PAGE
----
Fabulous antique Vizagapatam desk set in horn and ivory with scales signed S.Mordan. Of exceptional quality and with a superb provenance this is an outstanding set and includes a casket of an unusually large size. The set comprises a fine and large casket, a set of fine letter scales, an extremely large pen tray, a letter opener and a small stamp casket. Everything is in excellent order and of top quality. This piece dates from the end of the 19th century circa 1870-80. The provenance is extra ordinary. The set appears to have belonged originally to Mary Marshall (née Ramsay), former wife of J. Campbell Walker. She was from a family withconsiderable interests in the Raj. This is undoubtably where the desk set originated from and it came with her when she married Campbell Walker. He was an heir to the Johnny Walker Whisky fortune. Campbell Walker died young and she married the much older Sir Francis Eden Lacey and lived with him and her sons on his Sutton-Veny Estate in Wilshire. The casket is full of unused and unopened calling cards of Lacey and purtain the the estate. Subsequently, presumably on the death of Lacey and his mother the box passes to Rob Walker the Formula 1 private team owner and goes to him at Nunney Court, Nunney near Frome where it stayed until the house was sold after his death. Correspondence of this address is in the casket. Fuller details are in the text after the dimensions of the set. Scales by S. Mordan and Co London. Letter opener 12.5 inches long by 1.5 inches, scales, 8 inches wide by 5.5 inches deep by 6.5 inches high, caskert is 10.5 wide by 6 inches deep by 8.5 inches high, pen tray is 14 inches wide by 2.75 inches deep by 2 inches high , small banded box is 4.25 inches wide by 2.75 deep by 1.75 inches high Sir Francis Eden Lacey (19 October 1859 at Wareham, Dorset – 26 May 1946, Sutton-Veny House, Sutton Veny, Wiltshire) was the first man to be knighted for services to cricket (and the first person to be knighted for services to any sport), on retiring as Secretary of MCC, a post which he held from 1898 to 1926. As Secretary, he initiated many important reforms. He was subsequently a Trustee of the club from 1926 until his death. Francis Eden Lacey was educated at Sherborne School and Caius College, Cambridge. He played both football and cricket for Cambridge University, obtaining a Blue for football in 1881 and for cricket in 1882. He was called to the Bar from the Inner Temple in 1889, and practiced as a barrister. Most of his cricket, in a first-class career lasting from 1880 to 1897, was played for Hampshire. He was a right-handed batsman and a right-arm slow round-arm bowler. He was Hampshire's captain from 1888 to 1889, and President in 1927-8. Hampshire were not admitted to the County Championship until 1895, prior to which they played comparatively few first-class matches. He therefore played only 50 first-class games during his long career, scoring 2589 runs at an average of 32.77, with four hundreds and a highest score of 211 (at the Antelope Ground, Southampton) against Kent in 1884. He took 52 wickets at 21.59, with best innings figures of 7/149. He scored 323* for Hampshire against Norfolk in 1887 in a non first-class fixture, which remains the highest score ever made in a Minor Counties match . Lacey married twice. Firstly on 9 April 1890, he married Helen Carnegie, daughter of the 9th Earl of Northesk. She died on 18 May 1908. He married secondly Mary Marshall (née Ramsay), former wife of J. Campbell Walker.] His portrait was painted by George Spencer Watson in 1928. He died on 26 May 1946. Modern Grand Prix fans may regard Silverstone as Britain’s current Formula One epicentre, but enthusiasts of a certain age know that in the Sixties and Seventies the motorsport capital was elsewhere – in the village of Nunney, near Frome, in Somerset. For Nunney Court, the Grade II listed manor house and estate that dominates the village, was the home of Rob Walker, F1’s most successful private team owner. Robert Ramsay Campbell Walker was born on August 14 1917. His father Campbell Walker was an heir to the Johnnie Walker whisky fortune, and his mother, Mary Marshal Ramsay, came from a family with business interests in tea and rubber trading. Cam Walker died in 1921, aged just 32, and Rob's mother subsequently married the much older Sir Francis Eden Lacey, long-time secretary of MCC; thus Rob and his older brother John grew up on the Sutton Veny estate near Warminster, Wiltshire, which his mother and stepfather had bought at the time of their marriage. Rob was educated initially by a governess, then sent to Sherborne. He was, by his own admission, "academically hopeless; I could never even master joined-up writing. I have printed everything out longhand all my life." While big sports-car manufacturers like Ferrari and Lotus were, even half a century ago, running their own teams, Walker took a simpler route. As a descendant of whisky mogul Johnnie Walker, he used some of the family fortune to buy cars from established teams, change their liveries to his beloved Scottish blue and white, and tune them at his workshops in Dorking. He then asked drivers he liked and respected to take the wheel. He attracted top racers, even world champions, and his team won grands prix at Monaco, Monza and elsewhere; tragically two men died in Walker’s cars, in an era where many of the world’s finest drivers perished in pursuit of speed. Between races, as Nunney Court’s visitors’ book testifies, Walker would entertain his drivers in Somerset. Stirling Moss came several times, as did Graham Hill, his wife, Bette, and their children – including the pre-school age Damon, who went on to repeat his father’s success and win the F1 drivers’ title. Even Hollywood dancer Ginger Rogers was a frequent visitor, a reminder that motor racing was as glamorous then as it is now. “There were only eight grands prix a year in those days and drivers had no duties with sponsors so there was plenty of time to visit, stay several days and completely unwind. They would go to the pub or a village fête. Local people loved it. And whenever the phone went it was a driver or an engineer,” says Dauvergne Morgan, Walker’s daughter. Walker’s study is still much as it was when he died, aged 84, in 2002, with pictures and paintings of his cars, cups won by his team, detailed lap charts meticulously completed by his wife, Elizabeth, and – most striking of all – photographs of race aces of the past. They include Mike Hawthorn, Jack Brabham, John Surtees and more recent champions like Ayrton Senna and Alain Prost, whose pictures are signed with respectful notes of thanks to Walker. “Even those who never drove his cars loved seeing him at races, long after he had retired from running a team. It was magical,” recalls Dauvergne. The Walkers moved to Nunney Court in 1949, modernising the house at the time – it had been empty during the Second World War. But then they left it untouched for 60 years. Contents [hide] Mrs R. Walker Nunney Court Near Frome, Somerset. Miss Georgina McLoud.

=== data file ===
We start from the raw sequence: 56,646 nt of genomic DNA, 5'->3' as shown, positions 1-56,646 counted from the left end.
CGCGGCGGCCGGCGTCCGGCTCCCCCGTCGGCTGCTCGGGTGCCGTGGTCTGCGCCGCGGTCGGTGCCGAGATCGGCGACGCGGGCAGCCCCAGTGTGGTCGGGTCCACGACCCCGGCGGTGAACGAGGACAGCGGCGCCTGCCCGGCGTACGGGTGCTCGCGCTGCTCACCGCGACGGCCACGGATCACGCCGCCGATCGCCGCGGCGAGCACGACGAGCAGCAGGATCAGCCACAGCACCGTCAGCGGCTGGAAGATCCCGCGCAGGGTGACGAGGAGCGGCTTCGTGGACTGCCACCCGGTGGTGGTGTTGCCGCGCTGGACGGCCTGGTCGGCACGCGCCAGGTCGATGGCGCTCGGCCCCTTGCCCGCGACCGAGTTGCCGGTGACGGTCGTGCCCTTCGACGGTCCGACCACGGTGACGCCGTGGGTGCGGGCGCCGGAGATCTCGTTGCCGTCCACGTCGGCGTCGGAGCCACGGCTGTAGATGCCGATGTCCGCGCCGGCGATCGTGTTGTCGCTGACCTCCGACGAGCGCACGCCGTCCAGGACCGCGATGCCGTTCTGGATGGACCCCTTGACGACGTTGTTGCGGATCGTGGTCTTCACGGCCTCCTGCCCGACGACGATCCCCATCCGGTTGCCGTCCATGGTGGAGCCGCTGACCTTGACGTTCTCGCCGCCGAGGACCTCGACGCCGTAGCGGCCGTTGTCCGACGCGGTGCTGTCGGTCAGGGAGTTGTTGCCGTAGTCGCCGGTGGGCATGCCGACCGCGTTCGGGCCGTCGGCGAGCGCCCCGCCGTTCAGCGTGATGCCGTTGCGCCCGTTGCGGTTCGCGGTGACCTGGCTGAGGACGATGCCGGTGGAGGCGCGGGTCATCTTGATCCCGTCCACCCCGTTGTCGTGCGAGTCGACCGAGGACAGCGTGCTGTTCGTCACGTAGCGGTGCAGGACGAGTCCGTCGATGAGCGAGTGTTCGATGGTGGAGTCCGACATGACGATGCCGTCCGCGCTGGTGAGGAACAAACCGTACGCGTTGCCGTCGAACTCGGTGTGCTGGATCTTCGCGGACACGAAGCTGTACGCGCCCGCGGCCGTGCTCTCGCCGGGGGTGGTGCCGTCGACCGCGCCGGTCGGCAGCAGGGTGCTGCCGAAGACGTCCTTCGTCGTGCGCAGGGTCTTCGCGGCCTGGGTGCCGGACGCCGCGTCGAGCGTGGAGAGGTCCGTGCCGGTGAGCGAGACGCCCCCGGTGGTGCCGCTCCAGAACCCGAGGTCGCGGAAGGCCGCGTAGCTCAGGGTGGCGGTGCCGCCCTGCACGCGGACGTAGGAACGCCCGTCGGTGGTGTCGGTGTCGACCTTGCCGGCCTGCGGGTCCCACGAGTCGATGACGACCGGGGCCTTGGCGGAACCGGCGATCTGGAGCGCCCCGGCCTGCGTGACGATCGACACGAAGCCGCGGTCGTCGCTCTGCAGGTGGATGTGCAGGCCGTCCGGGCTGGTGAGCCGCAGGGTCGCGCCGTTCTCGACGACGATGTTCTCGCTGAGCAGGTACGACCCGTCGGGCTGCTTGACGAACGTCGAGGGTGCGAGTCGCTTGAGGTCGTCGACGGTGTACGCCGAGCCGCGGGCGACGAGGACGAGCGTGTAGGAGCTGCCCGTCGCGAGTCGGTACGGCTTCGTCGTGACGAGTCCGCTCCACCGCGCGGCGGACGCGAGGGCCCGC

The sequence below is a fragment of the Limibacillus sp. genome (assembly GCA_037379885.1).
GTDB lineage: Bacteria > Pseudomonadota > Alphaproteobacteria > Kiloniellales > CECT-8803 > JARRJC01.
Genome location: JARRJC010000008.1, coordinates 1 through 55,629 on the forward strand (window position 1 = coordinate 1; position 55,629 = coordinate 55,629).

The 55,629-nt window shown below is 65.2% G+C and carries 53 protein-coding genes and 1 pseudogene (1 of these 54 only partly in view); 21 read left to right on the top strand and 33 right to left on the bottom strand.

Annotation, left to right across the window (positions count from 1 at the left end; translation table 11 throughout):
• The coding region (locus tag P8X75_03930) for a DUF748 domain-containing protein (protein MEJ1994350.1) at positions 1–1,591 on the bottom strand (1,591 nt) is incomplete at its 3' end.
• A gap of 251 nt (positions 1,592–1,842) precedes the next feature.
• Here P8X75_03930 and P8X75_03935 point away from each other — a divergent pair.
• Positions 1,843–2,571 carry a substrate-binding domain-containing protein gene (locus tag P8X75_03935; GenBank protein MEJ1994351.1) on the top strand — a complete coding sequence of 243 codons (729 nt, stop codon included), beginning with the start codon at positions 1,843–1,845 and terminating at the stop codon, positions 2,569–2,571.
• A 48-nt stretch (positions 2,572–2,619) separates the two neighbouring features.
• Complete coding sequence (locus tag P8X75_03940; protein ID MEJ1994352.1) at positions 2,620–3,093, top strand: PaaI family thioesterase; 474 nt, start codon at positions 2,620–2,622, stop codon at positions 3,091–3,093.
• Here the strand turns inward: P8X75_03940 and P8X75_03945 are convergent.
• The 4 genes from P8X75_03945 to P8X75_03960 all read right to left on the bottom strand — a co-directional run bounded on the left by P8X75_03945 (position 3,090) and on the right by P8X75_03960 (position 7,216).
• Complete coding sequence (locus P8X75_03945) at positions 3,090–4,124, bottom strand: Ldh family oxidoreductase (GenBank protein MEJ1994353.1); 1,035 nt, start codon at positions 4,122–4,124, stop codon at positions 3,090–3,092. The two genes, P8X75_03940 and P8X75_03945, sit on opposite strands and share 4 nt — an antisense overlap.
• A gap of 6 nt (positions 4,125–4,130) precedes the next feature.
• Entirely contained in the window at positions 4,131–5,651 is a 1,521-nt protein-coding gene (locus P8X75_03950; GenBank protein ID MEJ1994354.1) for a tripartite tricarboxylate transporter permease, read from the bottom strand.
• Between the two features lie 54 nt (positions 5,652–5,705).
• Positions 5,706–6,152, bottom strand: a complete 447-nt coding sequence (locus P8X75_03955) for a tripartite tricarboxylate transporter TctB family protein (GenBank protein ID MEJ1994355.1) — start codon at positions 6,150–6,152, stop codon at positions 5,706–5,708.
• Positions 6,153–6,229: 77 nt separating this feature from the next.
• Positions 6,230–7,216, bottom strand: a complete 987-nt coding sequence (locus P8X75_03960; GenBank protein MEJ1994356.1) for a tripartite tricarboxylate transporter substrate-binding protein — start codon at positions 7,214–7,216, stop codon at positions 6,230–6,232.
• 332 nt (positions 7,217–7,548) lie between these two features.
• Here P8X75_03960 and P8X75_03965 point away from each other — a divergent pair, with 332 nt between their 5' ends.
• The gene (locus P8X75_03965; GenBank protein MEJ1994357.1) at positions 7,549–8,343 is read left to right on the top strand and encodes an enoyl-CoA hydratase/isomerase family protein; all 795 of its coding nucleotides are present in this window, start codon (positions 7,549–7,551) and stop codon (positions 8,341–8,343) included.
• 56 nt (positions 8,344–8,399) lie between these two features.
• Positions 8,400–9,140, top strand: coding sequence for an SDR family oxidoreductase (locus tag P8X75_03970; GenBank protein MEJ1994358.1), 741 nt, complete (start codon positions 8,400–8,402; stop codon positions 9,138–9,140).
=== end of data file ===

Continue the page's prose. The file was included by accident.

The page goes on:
Stock Number: 5240

Price: SOLD

Availability: SOLD